Chips

DNA-Like Design Could Lead to Smaller, Faster Microchips

DNA may contain the building blocks of life, but IBM believes it can also provide the foundation for cheaper construction of the next generation of superfast, energy-efficient microprocessors.

Scientists at IBM’s Almaden Research Center in San Jose, Calif., have announced they have developed a way to use synthetic DNA as a “skeleton” for the creation of microscopic circuits. The polymer-based interlocking chains of nucleic acids can actually serve as scaffolding for self-replicating nanoparticles to form miniature circuit boards.

The news has many in the microprocessor industry thinking about more economical ways of producing faster, more energy-efficient microchips, since the process of building smaller and smaller processors requires more complicated and expensive fabrication equipment. IBM and researchers at the California Institute of Technology are after a way to find loopholes in Moore’s Law, which calls for a doubling of transistors that can be placed on an integrated circuit every 2 years. As the lithographic processes used to build the transitors start approaching the realm of 22 nanometers in size, researchers have to start looking at better ways of building a chip.

Blending Chemistry and Physics

One possible answer: chemistry, says Spike Narayan, manager of science and technology research at the IBM Almaden Center.

“There are no good lithography technologies beyond 22 nanometers,” Narayan told TechNewsWorld. “If you want to get to 15 (nanometers), all the processes we use today simply do not extend to that. So we’re on the hunt for bottom-up fabrication techniques, where we let the forces of nature assemble themselves in the manner for what we want to achieve.”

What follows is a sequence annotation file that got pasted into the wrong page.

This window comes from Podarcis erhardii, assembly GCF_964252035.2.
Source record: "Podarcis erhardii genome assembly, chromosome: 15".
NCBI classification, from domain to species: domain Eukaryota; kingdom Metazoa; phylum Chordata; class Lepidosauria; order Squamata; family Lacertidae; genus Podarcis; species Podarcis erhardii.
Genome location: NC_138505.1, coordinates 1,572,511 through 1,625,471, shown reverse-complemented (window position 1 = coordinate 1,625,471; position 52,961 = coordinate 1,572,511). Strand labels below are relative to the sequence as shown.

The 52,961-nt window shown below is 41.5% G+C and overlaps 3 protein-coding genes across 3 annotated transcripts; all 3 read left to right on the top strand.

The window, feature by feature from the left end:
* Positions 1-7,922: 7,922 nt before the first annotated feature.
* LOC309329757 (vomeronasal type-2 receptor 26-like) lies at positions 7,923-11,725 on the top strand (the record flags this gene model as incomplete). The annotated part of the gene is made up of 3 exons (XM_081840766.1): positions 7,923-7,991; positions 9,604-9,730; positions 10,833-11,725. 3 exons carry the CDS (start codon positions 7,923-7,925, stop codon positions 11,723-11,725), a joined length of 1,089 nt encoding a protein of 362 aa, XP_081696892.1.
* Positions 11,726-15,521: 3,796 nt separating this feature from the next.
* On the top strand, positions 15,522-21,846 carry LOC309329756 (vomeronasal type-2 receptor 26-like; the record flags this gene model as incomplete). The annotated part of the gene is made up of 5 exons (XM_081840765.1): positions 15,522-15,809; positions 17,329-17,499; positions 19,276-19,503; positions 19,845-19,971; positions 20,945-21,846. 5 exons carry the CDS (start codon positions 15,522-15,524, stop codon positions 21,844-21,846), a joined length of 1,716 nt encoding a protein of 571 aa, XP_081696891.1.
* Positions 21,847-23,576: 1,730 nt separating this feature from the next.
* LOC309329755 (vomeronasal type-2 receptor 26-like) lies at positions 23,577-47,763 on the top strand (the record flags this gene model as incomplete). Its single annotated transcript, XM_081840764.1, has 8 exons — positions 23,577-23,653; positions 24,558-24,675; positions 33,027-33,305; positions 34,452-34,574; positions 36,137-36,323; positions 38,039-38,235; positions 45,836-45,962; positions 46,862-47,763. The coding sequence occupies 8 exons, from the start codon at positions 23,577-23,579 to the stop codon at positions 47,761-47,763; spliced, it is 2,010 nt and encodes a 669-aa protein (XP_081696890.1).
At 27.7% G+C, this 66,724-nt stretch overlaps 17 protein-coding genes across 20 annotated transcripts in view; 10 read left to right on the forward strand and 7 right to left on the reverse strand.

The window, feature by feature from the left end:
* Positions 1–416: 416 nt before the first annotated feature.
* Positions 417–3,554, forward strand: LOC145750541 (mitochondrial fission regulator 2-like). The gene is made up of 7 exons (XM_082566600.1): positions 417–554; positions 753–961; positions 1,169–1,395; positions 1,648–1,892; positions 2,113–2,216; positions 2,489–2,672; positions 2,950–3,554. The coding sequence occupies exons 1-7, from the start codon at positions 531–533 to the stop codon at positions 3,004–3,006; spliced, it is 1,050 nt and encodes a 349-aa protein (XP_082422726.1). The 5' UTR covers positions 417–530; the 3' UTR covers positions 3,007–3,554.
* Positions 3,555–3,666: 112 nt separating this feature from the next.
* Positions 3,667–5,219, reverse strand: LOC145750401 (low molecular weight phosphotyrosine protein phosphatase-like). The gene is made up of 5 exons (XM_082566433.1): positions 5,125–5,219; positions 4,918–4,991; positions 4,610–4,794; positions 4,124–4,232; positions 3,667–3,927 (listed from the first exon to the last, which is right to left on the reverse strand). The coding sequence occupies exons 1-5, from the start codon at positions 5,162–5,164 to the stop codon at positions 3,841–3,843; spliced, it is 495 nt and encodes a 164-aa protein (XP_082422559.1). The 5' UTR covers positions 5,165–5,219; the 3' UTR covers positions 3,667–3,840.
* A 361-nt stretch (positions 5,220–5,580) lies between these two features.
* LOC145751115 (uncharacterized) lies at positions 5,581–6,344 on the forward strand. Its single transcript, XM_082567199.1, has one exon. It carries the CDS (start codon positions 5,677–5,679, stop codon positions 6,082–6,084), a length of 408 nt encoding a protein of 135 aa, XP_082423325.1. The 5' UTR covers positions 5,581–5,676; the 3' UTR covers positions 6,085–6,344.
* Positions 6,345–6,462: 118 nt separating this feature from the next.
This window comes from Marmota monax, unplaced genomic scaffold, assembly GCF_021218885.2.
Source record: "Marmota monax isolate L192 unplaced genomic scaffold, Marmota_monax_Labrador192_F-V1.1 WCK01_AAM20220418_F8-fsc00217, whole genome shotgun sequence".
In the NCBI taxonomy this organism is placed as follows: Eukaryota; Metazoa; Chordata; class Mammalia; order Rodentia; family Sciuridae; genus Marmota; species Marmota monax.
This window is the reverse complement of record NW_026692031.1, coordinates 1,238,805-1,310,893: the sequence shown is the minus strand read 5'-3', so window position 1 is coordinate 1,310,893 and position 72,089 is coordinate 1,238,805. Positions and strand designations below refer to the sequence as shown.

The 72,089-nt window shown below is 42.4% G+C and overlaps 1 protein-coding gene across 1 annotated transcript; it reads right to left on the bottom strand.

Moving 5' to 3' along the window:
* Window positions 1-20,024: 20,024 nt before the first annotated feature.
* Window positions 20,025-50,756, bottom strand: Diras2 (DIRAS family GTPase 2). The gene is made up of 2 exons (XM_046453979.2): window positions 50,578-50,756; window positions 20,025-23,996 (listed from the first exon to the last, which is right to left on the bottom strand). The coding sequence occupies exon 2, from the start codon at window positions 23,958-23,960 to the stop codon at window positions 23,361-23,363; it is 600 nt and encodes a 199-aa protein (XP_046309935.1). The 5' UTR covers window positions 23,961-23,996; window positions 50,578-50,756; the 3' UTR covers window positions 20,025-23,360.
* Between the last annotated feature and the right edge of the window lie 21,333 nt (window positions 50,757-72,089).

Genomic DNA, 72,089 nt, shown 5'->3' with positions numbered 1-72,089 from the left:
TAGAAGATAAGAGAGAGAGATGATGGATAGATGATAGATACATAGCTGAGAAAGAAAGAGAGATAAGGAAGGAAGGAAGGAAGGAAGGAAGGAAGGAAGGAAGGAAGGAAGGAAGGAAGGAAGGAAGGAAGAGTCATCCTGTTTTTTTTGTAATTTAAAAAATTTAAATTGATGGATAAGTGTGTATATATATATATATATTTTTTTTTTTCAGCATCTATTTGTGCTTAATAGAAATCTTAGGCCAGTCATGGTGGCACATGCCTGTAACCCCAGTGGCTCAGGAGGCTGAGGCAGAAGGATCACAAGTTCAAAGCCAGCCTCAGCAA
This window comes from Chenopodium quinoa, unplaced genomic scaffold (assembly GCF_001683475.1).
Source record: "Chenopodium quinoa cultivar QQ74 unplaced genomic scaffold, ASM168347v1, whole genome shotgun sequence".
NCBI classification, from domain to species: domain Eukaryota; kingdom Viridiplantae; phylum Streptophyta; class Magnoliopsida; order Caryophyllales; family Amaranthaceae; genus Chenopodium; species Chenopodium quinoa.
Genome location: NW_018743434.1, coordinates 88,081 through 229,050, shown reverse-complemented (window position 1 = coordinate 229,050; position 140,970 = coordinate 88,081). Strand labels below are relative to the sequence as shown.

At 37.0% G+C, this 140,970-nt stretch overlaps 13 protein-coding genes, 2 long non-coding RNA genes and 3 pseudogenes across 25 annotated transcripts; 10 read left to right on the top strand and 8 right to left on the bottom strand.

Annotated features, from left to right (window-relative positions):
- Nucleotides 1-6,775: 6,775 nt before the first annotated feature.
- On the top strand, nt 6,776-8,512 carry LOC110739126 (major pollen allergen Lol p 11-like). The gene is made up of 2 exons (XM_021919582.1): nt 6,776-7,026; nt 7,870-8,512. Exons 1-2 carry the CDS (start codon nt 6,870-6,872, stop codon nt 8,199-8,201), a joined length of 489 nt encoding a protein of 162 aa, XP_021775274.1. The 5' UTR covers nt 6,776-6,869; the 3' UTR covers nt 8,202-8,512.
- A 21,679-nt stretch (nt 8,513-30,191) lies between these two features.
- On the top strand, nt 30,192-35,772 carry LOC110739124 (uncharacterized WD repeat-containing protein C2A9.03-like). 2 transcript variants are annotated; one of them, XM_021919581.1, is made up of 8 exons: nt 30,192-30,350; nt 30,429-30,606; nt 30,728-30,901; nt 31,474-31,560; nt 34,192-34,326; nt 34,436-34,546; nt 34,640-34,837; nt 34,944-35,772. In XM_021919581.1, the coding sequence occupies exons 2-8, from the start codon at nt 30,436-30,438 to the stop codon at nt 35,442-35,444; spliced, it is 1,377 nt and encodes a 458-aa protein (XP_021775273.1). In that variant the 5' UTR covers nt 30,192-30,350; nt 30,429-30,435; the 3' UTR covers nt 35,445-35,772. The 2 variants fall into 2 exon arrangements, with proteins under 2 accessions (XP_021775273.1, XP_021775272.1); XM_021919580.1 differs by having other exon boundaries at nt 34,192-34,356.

IBM had already been working on technologies involving self-assembling carbon nanotubes, which can make up the switches, electrical paths and other vital components of extremely tiny processors, Narayan said. It took CalTech researcher Paul Rothemund to come up the idea of taking a DNA strand “and making origami out of it” to provide the catalyst for this latest development, Narayan added. The hope is that scientists will be able to fold the DNA into the pattern of a circuit board, and the nanoparticles will attach themselves to that pattern. The result: smaller transistors packed onto smaller, smarter, more powerful microprocessors that requires less energy to power. These will come in handy as technological advances demand more microprocessing speed and power in computers, smartphones, set-top boxes and other devices.

“The need for new materials and the need for new chemistry is starting to overtake traditional challenges in the materials and the physics space,” Narayan said. “We’re now entering the realm where chemistry will dominate the next-generation technologies.”

The Future Is Now?

The DNA technology may be eight to 10 years away, Narayan said, and In-Stat senior analyst Tom Halfhill agrees.

“Whenever somebody says it’s 10 years out, it’s still basic research. The next step is production engineering, where you move everything to where it can be done in mass production,” Halfhill told TechNewsWorld. “That’s where some of these things can break down. You can do it in a laboratory, but then going to mass production might not work.”

The possible solutions provided by the IBM and CalTech researchers intrigued Halfhill. “It’s an interesting approach. DNA molecules are three-dimensional, and they’re doing some folding so they can erect the circuit structure. They have to fold it down to two dimensions to make it like a regular (microprocessor) circuit.”

IBM is already using some nanoscopic self-assembly techniques to create insulating layers in microprocessors, Halfhill said. His concern is that by the time the DNA technology is ready for mass production, “these DNA scaffolds might be too large,” he said with a laugh. “There are already today some structures they’re building into chips that are smaller than DNA — insulation layers and transistors are averaging about four atoms thick. That’s a type of silicon atom, which may be somewhat larger, but by the time they get this perfected it might be too large.”

Working with carbon nanotubes might help to get around that problem, but Halfhill also says that Intel engineers believe they can break the 22-nanometer barrier using traditional lithography techniques. “From what I hear, they’ll get past 22 nanometers without resorting to anything exotic,” he explained.

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